Although valuation is fundamental to both tax and customs liability in international transactions, values calculated by the two regimes can differ, often markedly, in situations where no clear rules of transfer pricing apply.
Through detailed examination of relevant guidelines, transfer pricing methodologies, and business realities prevailing among multinational enterprises, Customs Valuation and Transfer Pricing offers a cogent and convincing account of how tax and customs transfer pricing regimes may be harmonized.
Among the essential elements of this important thesis, the author discusses the following in depth:
the OECD Transfer Pricing Guidelines;
the GATT/WTO Valuation Code (GVC);
the arm's length principle;
methods, both traditional and new, of determining whether the parties' relationship influenced the price; and
additions to and deductions from the customs value.
The study concludes with an analysis of the circumstances and conditions under which the introduction of transfer pricing compensatory adjustments to transaction value would be consistent with Article 1 of the GVC.
- Rules to be harmonized
- Is it necessary or at least advisable to harmonize both tax and customs transfer pricing regimes?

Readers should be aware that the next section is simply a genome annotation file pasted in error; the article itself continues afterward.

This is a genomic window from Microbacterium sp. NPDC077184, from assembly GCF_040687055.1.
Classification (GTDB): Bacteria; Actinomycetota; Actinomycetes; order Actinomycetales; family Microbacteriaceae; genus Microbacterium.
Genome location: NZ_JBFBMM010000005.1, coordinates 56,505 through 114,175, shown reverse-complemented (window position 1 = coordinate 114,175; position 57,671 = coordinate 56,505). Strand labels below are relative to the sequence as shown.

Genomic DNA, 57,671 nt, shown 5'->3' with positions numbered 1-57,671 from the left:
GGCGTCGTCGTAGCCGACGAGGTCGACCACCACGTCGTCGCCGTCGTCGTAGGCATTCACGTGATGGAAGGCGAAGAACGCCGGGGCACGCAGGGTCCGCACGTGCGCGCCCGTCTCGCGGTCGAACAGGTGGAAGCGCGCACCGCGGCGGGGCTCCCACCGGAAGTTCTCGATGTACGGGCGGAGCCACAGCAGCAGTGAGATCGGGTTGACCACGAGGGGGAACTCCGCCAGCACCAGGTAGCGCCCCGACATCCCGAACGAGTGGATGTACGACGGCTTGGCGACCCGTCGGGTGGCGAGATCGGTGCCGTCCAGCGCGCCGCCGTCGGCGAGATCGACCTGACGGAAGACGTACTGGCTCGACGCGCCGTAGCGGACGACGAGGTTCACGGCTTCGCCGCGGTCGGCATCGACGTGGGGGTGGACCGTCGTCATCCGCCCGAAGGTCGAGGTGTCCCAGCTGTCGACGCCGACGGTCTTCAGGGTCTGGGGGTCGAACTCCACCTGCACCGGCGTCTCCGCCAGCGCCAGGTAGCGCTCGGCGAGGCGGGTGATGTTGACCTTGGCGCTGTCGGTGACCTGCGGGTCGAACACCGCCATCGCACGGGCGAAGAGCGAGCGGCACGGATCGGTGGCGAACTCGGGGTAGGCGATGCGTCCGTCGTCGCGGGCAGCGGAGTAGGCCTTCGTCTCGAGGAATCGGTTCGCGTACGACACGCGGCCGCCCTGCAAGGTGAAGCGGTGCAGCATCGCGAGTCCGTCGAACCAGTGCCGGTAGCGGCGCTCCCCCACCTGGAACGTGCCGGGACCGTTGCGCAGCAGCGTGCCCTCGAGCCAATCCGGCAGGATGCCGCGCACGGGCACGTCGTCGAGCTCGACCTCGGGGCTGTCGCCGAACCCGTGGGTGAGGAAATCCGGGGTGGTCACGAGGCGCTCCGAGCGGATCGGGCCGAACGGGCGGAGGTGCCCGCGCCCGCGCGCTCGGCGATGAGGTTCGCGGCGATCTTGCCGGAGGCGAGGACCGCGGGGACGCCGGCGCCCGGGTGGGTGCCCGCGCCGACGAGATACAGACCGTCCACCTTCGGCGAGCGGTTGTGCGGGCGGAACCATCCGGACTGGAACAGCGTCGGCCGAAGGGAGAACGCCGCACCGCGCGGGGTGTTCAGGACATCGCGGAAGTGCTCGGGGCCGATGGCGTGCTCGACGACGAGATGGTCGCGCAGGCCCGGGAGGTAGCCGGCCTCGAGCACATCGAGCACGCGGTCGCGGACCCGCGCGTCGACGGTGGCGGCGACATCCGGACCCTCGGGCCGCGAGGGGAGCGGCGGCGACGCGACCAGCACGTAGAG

- Is harmonization feasible?
- Definition – OECD Guidelines
- Recognition of the arm's length principle in the GVC
- The OECD Guidelines can be used to determine whether transaction price is arm's length under GVC Article 1.2
- Guidance for applying the arm's length principle. Use of such guidance under GVC Article 1.2
- The OECD arm's length methods and the methods laid down in GVC Articles 2, 3, 5 and 6
- Test values
- Considerations regarding the OECD arm's length methods
- Traditional methods
- Other methods
- Customs Value and Tax Value of Imported Goods. Adjustments
- IRC Section 1059A
- Definition of the term "related parties"
- Tax base of customs duties
- Price review clauses; formula pricing